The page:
It is not yet clear whether it is insulin resistance or reduced insulin secretion that is responsible for the association between diabetes and cardiovascular disease. Physicians would like to know this information to help them to prevent CHD and strokes in their patients. There is evidence that variations in fasting glucose levels (blood glucose measured more than 8 h after eating), which provide an indication of how well pancreatic cells are producing insulin, and in fasting insulin levels, which provide an indication of insulin resistance, determine cardiovascular disease risk among people without type 2 diabetes, but the relative importance of these risk factors is unclear. In this study, the researchers have investigated whether markers of insulin resistance (fasting hyperinsulinemia) and of altered insulin secretion (fasting hyperglycemia, and increased glycated hemoglobin, which indicates how much sugar has been in the blood over the past few months) are associated with CHD and strokes in elderly women without diabetes. Their aim is to gain new insights into how diabetes affects cardiovascular disease risk.
What Did the Researchers Do and Find?
The researchers measured glucose, insulin, and glycated hemoglobulin in fasting blood samples taken from about 3,000 women aged 60–79 y when they enrolled in the British Women's Heart and Health Study. None of the women had CHD at enrollment, none had had a stroke, none had diagnosed diabetes, and all had a fasting blood glucose below 7 mmol/l (a higher reading indicates diabetes). After monitoring the women for nearly 5 y for CHD and strokes, the researchers looked for statistical associations between the occurrence of cardiovascular disease and markers of insulin resistance and reduced insulin secretion. They found that fasting insulin levels, but not fasting glucose or glycated hemoglobin levels, were associated with CHD and stroke, even after allowing for other factors that affect cardiovascular disease risk such as smoking and physical activity. In other words, raised fasting insulin levels increased the women's risk of developing cardiovascular disease.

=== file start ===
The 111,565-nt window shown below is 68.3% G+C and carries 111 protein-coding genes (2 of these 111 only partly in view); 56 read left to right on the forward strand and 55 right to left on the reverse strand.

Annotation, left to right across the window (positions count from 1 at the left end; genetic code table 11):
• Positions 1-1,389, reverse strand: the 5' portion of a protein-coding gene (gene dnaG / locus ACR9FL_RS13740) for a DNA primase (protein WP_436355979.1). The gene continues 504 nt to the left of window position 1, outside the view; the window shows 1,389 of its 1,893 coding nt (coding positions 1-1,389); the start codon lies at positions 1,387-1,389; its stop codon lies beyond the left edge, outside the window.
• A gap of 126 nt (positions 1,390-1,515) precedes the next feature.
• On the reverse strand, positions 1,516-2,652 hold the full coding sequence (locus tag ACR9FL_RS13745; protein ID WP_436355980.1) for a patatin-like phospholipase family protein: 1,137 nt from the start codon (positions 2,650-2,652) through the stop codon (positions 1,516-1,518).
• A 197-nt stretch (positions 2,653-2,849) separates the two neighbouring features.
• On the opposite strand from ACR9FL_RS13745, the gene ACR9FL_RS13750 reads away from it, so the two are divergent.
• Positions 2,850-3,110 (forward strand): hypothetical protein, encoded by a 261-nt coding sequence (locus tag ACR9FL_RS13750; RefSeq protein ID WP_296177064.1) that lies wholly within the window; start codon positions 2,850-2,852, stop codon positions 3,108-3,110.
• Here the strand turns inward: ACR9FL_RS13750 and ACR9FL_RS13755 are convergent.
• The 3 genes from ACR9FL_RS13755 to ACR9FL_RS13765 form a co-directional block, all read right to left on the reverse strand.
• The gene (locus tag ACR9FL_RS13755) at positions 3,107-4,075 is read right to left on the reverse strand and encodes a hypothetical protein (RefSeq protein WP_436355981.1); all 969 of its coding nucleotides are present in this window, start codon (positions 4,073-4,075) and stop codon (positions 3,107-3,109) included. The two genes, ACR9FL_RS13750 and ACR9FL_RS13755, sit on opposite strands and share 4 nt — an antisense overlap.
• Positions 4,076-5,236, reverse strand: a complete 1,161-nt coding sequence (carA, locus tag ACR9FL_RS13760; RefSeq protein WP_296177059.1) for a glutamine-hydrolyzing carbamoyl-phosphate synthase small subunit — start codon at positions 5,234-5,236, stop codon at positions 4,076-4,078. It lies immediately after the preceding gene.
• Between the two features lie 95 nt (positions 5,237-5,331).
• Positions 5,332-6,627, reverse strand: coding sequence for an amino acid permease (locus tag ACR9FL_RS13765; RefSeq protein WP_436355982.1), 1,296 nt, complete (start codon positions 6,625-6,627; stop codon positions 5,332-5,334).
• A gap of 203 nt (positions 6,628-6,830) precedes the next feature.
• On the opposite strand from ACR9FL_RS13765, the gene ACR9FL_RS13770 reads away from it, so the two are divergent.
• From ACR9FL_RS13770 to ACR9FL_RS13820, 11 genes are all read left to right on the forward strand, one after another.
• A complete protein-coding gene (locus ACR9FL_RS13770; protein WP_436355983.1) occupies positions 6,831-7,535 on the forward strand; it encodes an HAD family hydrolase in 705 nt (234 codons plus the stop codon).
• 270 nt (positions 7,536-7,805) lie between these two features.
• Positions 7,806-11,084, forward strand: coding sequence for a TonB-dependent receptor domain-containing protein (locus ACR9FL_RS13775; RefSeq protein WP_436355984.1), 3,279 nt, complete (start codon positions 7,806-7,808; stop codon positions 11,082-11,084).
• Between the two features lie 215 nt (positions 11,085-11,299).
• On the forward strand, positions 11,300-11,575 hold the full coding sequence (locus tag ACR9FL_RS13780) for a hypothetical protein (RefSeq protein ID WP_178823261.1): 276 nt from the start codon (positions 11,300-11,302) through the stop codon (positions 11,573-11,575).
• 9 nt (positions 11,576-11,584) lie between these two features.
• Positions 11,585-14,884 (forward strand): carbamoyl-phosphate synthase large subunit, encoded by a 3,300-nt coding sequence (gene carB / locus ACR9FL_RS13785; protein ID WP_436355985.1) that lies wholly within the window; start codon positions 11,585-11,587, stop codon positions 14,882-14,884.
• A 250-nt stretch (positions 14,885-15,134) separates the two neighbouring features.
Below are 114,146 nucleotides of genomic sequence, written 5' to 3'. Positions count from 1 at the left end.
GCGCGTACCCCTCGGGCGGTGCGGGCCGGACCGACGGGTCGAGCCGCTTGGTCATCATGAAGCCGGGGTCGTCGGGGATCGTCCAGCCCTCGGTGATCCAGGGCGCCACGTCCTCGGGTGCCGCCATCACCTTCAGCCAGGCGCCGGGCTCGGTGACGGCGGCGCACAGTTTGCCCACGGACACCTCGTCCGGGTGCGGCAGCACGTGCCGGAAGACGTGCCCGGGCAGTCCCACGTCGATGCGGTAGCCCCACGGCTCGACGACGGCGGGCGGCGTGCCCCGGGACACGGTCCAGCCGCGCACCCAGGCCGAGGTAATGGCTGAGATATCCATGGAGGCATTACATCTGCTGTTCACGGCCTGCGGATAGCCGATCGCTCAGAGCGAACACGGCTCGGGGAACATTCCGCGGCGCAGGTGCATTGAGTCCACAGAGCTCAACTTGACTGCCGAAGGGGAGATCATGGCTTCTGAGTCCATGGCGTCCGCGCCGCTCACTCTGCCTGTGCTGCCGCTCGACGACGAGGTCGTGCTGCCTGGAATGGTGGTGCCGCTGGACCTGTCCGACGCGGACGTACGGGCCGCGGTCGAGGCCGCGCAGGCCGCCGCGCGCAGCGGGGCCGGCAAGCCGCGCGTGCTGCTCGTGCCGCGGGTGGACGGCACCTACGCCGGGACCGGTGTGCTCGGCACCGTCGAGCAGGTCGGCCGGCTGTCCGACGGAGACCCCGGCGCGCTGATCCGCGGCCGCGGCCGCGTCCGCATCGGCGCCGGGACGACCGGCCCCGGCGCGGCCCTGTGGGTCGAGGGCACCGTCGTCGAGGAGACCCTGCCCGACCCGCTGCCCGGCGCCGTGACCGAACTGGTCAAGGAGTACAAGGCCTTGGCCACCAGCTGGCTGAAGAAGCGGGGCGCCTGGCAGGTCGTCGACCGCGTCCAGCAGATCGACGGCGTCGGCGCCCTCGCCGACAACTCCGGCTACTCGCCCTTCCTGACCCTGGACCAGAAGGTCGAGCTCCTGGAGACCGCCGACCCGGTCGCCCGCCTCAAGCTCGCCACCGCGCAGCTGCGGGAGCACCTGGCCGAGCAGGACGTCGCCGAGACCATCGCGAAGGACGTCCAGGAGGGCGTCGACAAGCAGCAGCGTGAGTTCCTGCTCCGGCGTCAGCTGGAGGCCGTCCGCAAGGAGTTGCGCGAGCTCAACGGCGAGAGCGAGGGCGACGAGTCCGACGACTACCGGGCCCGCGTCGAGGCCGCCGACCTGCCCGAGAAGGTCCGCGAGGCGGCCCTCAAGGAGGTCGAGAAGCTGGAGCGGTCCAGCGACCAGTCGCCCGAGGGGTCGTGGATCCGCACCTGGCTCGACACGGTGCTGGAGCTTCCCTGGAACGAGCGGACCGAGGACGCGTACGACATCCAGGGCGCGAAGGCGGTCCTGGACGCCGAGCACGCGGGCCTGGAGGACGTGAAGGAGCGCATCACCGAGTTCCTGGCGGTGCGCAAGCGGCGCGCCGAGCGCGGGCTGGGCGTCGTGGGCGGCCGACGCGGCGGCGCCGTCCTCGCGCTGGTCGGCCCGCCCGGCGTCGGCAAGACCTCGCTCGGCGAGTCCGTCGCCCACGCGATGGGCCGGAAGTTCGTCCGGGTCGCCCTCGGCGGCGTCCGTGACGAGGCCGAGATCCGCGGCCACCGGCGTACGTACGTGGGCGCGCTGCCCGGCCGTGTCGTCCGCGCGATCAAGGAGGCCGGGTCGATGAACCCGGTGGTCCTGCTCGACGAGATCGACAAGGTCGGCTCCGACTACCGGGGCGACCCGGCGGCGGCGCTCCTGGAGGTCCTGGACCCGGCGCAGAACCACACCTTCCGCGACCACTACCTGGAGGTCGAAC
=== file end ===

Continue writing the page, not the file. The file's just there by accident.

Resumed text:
What Do These Findings Mean?
These results indicate that in elderly women without diabetes, fasting insulin (a marker of insulin resistance) is a better predictor of future cardiovascular disease risk than fasting glucose or glycated hemoglobin (markers of reduced insulin secretion). This suggests that insulin resistance might be the main mechanism linking type 2 diabetes to CHD and stroke in elderly women. (Elderly women are known to run a high risk of developing these conditions, but they have been relatively neglected in previous studies of the risk factors for cardiovascular disease.) However, because relatively few women developed CHD during the study and even fewer had a stroke, this conclusion needs confirming in larger studies, preferably ones that include more rigorous tests of insulin resistance and secretion and also include women from more ethnic backgrounds than this study did. If the association between fasting insulin levels and cardiovascular disease risk is confirmed, therapeutic interventions or lifestyle interventions (for example, increased physical activity or weight loss) that prevent or reverse insulin resistance might reduce cardiovascular disease risk better than interventions that prevent chronic hyperglycemia.
Please access these Web sites via the online version of this summary at http://dx.doi.org/10.1371/journal.pmed.0040263.
MedlinePlus encyclopedia page on coronary heart disease, stroke, and diabetes (in English and Spanish)
Information for patients and caregivers from the US National Diabetes Information Clearinghouse on diabetes, including information on insulin resistance and on diabetes, heart disease, and stroke
Information on the British Women's Heart and Health Study